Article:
„Cellist Daniel Müller-Schott and André Previn team up for an absolutely outstanding coupling of the two most important English cello concertos.
… Müller-Schott plays with consummate taste and extraordinary virtuosity. His well-controlled vibrato gives the lyrical climaxes in the first movement great intensity with no coarsening of tone, and his dexterity in the ensuing scherzo is little short of astonishing. The flowing tempo that he and Previn adopt in the slow movement offers tenderness without excessive sentimentality, and the robust finale provides the perfect, satisfying finish. Throughout (and in the Walton coupling) the playing of the Oslo Philharmonic is world-class, and the sonics are rich, natural, and well-balanced.
… Müller-Schott and Previn simply play the living daylights (Walton’s Cello Concerto) out of it after breezing through the central scherzo with awesome virtuoso brilliance. It would be difficult to imagine a more impressive calling card for a sensational young cellist than this release. If you love these two works, you should certainly hear it.”
www.classicstoday.com, David Hurwitz
In an enthusiastic — and touching — personal note (with musical examples) on these two great English concertos, the outstanding young German player describes Elgar’s work as “the climax and conclusion of the composer’s creative career, a requiem for the millions of women and men who had lost their lives in the first world war”. The concerto’s tone is predominantly elegiac. Müller-Schott’s expressive legato movingly captures the sadness and resignation of the adagio, but he can dazzle, too, in the restless semiquavers of the allegro molto section of the scherzo-like second movement. This is a deeply felt, freshly conceived reading of a much-recorded piece. No less desirable is his account of the Walton: similarly nostalgic music, brightened in its central allegro appassionato by the brilliance of the Neapolitan sunshine on the sea around Ischia, where the piece was composed. Previn, always an ardent champion of English composers, proves a sympathetic partner, with his idiomatic-sounding Oslo orchestra. Four stars!
Sunday Times Review, 18. Juni 2006, Hugh Canning
DIE ZEIT recommends Edward Elgar, William Walton: Cello Concertos op. 85 und op. 68 Daniel Müller-Schott, cello - Oslo Philharmonic Orch. - Conductor: André Previn - Orfeo C 621 061 A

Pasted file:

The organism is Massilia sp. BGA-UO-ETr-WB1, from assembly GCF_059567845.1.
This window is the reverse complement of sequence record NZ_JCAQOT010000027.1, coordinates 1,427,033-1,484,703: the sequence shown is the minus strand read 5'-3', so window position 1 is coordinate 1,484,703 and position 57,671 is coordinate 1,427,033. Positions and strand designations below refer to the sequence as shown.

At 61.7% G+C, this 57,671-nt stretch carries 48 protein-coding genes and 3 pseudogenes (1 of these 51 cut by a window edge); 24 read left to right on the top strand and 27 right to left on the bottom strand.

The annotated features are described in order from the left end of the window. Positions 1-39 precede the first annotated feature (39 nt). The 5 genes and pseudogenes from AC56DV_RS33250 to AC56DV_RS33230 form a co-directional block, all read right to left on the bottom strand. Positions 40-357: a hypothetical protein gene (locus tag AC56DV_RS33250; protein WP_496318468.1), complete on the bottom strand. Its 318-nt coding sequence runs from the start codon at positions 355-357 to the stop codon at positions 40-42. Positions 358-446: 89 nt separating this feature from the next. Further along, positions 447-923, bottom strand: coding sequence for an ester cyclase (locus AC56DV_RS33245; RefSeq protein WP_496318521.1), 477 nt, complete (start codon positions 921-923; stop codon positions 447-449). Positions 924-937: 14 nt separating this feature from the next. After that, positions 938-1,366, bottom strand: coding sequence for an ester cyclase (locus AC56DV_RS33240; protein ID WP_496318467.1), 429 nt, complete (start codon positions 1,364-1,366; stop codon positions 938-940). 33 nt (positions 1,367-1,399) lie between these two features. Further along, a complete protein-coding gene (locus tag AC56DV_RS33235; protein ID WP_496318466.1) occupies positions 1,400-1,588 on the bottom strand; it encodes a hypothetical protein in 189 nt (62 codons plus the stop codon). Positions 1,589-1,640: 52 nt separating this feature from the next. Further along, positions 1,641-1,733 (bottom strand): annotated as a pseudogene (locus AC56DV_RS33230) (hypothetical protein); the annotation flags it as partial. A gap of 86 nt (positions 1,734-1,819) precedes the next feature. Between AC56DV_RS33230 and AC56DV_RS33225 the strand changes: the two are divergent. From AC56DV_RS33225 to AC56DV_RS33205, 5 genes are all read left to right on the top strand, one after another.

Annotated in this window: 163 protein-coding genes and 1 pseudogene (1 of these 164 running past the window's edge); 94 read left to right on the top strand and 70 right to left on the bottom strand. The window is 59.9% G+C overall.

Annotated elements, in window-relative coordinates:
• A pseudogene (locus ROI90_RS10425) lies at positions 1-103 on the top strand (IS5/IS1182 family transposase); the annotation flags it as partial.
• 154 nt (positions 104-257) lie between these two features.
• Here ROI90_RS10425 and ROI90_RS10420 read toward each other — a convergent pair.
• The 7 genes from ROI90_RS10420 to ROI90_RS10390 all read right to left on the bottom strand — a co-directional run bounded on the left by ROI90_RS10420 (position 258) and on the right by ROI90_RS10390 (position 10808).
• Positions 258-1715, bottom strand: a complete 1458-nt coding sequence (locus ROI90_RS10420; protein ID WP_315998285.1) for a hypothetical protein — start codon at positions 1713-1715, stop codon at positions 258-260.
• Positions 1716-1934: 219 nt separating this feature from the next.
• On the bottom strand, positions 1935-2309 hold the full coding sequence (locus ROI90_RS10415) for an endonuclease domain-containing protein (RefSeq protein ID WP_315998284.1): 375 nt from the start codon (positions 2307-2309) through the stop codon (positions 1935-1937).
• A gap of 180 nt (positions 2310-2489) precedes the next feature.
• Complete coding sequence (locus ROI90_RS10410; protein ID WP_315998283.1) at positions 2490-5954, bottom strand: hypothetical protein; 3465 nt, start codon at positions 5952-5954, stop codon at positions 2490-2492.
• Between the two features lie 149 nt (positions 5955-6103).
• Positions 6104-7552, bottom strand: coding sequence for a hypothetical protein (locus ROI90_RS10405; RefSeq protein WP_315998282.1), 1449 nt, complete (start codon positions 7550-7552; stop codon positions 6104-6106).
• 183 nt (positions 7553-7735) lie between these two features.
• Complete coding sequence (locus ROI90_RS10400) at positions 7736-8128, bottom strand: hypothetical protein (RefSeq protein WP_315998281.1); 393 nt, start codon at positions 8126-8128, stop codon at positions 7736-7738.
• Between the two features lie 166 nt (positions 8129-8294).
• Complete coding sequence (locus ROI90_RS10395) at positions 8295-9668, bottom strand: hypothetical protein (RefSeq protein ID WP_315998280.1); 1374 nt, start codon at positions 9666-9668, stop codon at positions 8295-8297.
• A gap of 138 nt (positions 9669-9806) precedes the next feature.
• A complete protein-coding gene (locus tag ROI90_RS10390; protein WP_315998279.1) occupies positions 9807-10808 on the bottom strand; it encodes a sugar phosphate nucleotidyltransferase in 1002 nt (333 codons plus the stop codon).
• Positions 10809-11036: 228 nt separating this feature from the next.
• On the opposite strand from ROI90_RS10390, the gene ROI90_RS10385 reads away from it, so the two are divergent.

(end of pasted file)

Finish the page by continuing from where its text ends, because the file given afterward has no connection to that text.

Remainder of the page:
DIE ZEIT Nr.21, 2006-05-18, page 44
Daniel Müller-Schott plays Elgar and Walton
Making music in the company of violinist Anne-Sophie Mutter and conductor and pianist André Previn has certainly played an important part in the career of the dashing cellist Daniel Müller-Schott - but he would also have made his way without such prominent partners. An excellent example of his skill on the cello has just appeared on the Orfeo label; with the Oslo Philharmonic Orchestra, conducted by André Previn, he interprets the cello concertos of Edward Elgar and William Walton. Edward Elgar’s concerto, performed for the first time in 1919, is a serious and final work, of its age, and its lamenting cantilenes are safe in Daniel Müller-Schott’s hands. No less intensive is his performance of the solo part in William Walton’s concerto, written in 1957 – and the Oslo Philharmonic Orchestra provides a lavish and elegiac sound.
Wiesbadener Kurier, Mai 2006
This involvement with those composers who are more traditionally orientated is, of course, the more successful the better the musicians are. Now there is another welcome example: together with the Oslo Philharmonic Orchestra conducted by André Previn, cellist Daniel-Müller Schott has recorded cello concertos by Edward Elgar and William Walton ...
Perhaps this cello concerto – Elgar’s very last important work – is a retrospection of the romantic solo concerto par excellence, of a grandiose era which will never return. At all events, it is breathtaking to observe the intensity with which Daniel Müller-Schott and the Oslo musicians give expression to this nostalgia, this sorrow.
What also makes this CD so precious is the recording of William Walton’s cello concerto, which is rarely heard either on a CD or in concert. Certainly, Walton’s late lyrical style is a treat for any cellist, and Daniel Müller-Schott takes every opportunity to present a nuanced performance.
Deutschlandradio – Neue Platte, May 2006, by Ludwig Rink
After Joseph Haydn, Joseph Joachim Raff and Aram Khatchaturian, Daniel Müller-Schott now presents his fourth CD with cello concertos, demonstrating once more that he has become one of the leading cellists among the younger generation. He plays the introverted Elgar concerto, one of the most beautiful pieces ever composed for the cello, with technical perfection and wonderfully warm intonation, and certainly with the courage to make big, romantic gestures, yet without the slightest trace of the sentimentality which can so easily ruin the piece. With his precise feeling for what is necessary, Müller-Schott captures the wistful and retrospective nature of this concerto ….. As wonderful as Elgar’s concerto undoubtedly is, given the number of existing versions, Müller-Schott’s recording of the William Walton cello concerto is perhaps even more important for the repertoire ….
Müller-Schott and Previn play this wonderful concerto in a manner which is unbelievably animated and sophisticated. Quite clearly, the recording is a declaration of love – and certainly a successful one.
BR 4 Klassik, CD Tip by Oswald Beaujean